Python scripting code began it's life circa 2004, when a guy named Steve Dunham posted it for GNUCash development. I found the code during an initial search for a fix, when I ran across a discussion by TheFinanceBuff. The code is fairly straight-forward, but unless you're comfortable with Python, it probably looks like gibberish. Until seeing this code, I had never considered Python. I had, however, spent countless hours coding in a variety of languages and scripting interfaces, so I saw this as a new "challenge". Frankly, after using Python for only a few hours, I developed a great appreciation for it's power and simplicity. For now, that doesn't really matter. What does matter is that it presented a solid framework within which we could get some work done, without worrying about pretty or user-friendly interfaces.
My first step was to
install the ActivePython interpreter, download the initial
scripts, and edit for a couple of the institutions and accounts that I
use. After a few attempts, it became obvious that the scripts did
indeed work, but that they were primitive. For example, the original
scripts required you to define your institution (site) information
inside the body of the main code and then provide a password for each
account, every time you performed a download. The code also provided no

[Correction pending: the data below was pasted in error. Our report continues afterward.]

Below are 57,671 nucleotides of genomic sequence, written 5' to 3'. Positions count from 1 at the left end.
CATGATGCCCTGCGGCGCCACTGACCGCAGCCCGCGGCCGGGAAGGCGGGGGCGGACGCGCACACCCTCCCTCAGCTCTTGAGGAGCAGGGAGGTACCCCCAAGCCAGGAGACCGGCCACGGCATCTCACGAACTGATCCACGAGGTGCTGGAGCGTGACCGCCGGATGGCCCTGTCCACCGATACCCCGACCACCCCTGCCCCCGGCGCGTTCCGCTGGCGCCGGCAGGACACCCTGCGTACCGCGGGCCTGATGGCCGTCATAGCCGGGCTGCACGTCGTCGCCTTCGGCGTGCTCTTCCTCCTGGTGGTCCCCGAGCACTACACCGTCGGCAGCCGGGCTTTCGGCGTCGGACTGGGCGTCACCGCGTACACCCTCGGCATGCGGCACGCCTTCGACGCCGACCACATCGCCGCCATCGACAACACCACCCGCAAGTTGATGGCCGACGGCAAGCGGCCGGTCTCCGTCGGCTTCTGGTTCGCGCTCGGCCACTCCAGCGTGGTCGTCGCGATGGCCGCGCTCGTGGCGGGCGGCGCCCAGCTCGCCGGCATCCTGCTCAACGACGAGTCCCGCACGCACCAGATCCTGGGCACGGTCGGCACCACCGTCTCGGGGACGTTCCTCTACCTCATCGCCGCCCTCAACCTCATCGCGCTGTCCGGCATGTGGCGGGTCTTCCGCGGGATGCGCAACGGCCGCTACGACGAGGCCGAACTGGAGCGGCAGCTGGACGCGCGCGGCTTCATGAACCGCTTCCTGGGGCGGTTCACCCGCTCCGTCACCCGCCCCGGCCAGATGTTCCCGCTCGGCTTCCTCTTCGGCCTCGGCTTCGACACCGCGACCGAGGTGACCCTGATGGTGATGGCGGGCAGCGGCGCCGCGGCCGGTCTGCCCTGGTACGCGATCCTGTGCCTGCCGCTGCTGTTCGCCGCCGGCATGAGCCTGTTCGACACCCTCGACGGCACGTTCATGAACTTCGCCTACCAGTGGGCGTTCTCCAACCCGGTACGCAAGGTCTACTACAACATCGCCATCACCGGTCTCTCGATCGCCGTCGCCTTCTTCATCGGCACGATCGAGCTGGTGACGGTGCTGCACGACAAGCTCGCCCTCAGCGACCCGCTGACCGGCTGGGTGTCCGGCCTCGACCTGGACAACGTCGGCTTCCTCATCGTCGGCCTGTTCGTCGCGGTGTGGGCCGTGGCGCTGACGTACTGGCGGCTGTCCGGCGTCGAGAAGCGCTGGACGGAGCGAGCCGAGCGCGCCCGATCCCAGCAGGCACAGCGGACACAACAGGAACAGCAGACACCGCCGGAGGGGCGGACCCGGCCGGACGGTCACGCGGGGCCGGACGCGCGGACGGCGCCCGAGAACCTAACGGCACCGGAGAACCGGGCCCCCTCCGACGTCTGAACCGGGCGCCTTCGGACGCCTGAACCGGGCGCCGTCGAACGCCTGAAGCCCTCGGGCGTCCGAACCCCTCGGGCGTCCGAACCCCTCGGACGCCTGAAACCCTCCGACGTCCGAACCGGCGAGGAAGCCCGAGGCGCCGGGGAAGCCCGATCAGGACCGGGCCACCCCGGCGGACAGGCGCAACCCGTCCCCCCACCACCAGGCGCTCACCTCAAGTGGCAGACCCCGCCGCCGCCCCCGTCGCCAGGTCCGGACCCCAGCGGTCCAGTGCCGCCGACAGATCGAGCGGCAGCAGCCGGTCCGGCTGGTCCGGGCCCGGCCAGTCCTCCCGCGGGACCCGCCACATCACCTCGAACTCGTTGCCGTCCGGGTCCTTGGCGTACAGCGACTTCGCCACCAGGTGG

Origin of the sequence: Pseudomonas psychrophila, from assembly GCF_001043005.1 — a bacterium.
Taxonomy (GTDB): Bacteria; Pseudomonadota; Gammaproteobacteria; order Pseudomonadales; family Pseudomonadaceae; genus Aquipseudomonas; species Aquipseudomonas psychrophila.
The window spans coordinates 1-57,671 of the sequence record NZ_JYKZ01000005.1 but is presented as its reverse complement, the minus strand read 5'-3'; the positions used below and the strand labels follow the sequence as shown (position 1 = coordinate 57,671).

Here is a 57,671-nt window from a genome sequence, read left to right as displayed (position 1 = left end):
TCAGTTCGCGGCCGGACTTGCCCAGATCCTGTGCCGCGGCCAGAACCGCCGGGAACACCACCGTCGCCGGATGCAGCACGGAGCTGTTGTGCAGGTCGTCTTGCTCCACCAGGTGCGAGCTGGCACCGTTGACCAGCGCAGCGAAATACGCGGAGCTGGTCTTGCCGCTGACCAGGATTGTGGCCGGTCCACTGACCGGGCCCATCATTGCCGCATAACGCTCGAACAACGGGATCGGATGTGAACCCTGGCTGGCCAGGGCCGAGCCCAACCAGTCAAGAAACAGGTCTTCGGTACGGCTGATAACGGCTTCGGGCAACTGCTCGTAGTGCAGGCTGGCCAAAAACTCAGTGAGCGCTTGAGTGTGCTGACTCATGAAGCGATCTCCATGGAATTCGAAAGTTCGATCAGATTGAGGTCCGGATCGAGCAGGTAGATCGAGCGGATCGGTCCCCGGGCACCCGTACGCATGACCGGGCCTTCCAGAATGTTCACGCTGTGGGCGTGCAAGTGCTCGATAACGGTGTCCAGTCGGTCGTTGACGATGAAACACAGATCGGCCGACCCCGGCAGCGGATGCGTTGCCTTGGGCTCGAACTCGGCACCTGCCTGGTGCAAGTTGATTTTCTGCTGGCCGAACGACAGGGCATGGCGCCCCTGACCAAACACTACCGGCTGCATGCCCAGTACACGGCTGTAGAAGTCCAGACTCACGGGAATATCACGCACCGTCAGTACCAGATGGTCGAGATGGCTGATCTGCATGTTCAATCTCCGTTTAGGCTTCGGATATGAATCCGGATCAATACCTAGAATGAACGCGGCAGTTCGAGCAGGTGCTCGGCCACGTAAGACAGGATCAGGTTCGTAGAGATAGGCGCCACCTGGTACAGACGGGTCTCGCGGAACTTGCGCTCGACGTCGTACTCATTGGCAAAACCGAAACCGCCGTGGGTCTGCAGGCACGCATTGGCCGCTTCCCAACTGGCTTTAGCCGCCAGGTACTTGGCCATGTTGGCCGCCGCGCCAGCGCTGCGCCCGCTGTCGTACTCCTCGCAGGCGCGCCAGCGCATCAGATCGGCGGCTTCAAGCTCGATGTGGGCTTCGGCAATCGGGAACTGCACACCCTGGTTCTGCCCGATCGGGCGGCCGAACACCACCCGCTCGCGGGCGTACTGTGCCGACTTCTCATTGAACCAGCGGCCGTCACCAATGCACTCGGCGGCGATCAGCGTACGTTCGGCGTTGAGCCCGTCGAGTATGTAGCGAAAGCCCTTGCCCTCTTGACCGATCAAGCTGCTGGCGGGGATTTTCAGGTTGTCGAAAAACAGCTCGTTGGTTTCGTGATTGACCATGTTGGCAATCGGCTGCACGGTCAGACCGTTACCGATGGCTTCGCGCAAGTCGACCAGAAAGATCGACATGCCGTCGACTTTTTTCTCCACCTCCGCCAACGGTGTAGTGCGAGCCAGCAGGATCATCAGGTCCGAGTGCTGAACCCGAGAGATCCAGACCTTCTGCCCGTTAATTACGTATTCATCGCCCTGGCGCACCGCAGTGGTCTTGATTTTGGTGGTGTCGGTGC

validation of the resulting OFX files prior to sending them to Money, often resulting with Money bombing after something went squirrely (as I can attest).
The first issue wasn't really a problem, since the financial institution data resided in a data structure at the head of the primary code module. Still, it seemed better that this information would be stored separate from the executing routine. Doing so allowed the user to edit their institution data, without worrying about accidentally damaging the working portions. TheFinanceBuff got around the second of these issues by calling the main routine from a batch file and putting his account information there. I personally didn't care for the idea of having my account information (user-names and passwords) stored inside a plain text file. The better option was to encrypt the account data, similar to the way that Money did it internally. Encryption could occur outside the Python environment (e.g., using Windows encryption), but encryption modules exist for Python, so I used them.
Fully validating an OFX file
isn't trivial, and wasn't something that I intended to do myself.
What I felt could be done (and better than nothing), was to look
inside the data sent from the financial institution and see if it
"looked" right. By this, I simply mean that data is well-formed, has the correct OFX message structure, and doesn't contain any error conditions. During initial testing,
for example, I learned that Vanguard may send an OFX file that fails
the Money sniff test when the download interval is too short. I didn't